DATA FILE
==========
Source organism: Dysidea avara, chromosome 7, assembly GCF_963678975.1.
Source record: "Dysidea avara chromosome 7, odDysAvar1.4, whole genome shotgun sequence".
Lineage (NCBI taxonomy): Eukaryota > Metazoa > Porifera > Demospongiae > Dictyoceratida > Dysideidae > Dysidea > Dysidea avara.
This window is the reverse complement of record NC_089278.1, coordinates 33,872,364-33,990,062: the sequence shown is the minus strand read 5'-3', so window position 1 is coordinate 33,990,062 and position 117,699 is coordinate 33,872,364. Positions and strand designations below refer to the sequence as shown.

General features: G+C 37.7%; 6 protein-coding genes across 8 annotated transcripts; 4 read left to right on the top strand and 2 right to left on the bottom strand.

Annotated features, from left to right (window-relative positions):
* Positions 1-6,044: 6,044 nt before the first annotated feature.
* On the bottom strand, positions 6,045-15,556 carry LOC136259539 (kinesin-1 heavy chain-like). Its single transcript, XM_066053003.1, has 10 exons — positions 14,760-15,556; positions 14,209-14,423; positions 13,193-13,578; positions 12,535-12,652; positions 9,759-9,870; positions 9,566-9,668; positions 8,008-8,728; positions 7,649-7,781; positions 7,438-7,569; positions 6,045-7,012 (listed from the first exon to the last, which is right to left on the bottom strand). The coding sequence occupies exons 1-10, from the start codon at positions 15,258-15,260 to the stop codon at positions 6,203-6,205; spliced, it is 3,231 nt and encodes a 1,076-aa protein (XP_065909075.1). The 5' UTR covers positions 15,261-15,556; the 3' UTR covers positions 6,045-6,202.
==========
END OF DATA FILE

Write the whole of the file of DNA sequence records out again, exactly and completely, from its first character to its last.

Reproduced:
Source organism: Dysidea avara, chromosome 7, assembly GCF_963678975.1.
Source record: "Dysidea avara chromosome 7, odDysAvar1.4, whole genome shotgun sequence".
Lineage (NCBI taxonomy): Eukaryota > Metazoa > Porifera > Demospongiae > Dictyoceratida > Dysideidae > Dysidea > Dysidea avara.
This window is the reverse complement of record NC_089278.1, coordinates 33,872,364-33,990,062: the sequence shown is the minus strand read 5'-3', so window position 1 is coordinate 33,990,062 and position 117,699 is coordinate 33,872,364. Positions and strand designations below refer to the sequence as shown.

General features: G+C 37.7%; 6 protein-coding genes across 8 annotated transcripts; 4 read left to right on the top strand and 2 right to left on the bottom strand.

Annotated features, from left to right (window-relative positions):
* Positions 1-6,044: 6,044 nt before the first annotated feature.
* On the bottom strand, positions 6,045-15,556 carry LOC136259539 (kinesin-1 heavy chain-like). Its single transcript, XM_066053003.1, has 10 exons — positions 14,760-15,556; positions 14,209-14,423; positions 13,193-13,578; positions 12,535-12,652; positions 9,759-9,870; positions 9,566-9,668; positions 8,008-8,728; positions 7,649-7,781; positions 7,438-7,569; positions 6,045-7,012 (listed from the first exon to the last, which is right to left on the bottom strand). The coding sequence occupies exons 1-10, from the start codon at positions 15,258-15,260 to the stop codon at positions 6,203-6,205; spliced, it is 3,231 nt and encodes a 1,076-aa protein (XP_065909075.1). The 5' UTR covers positions 15,261-15,556; the 3' UTR covers positions 6,045-6,202.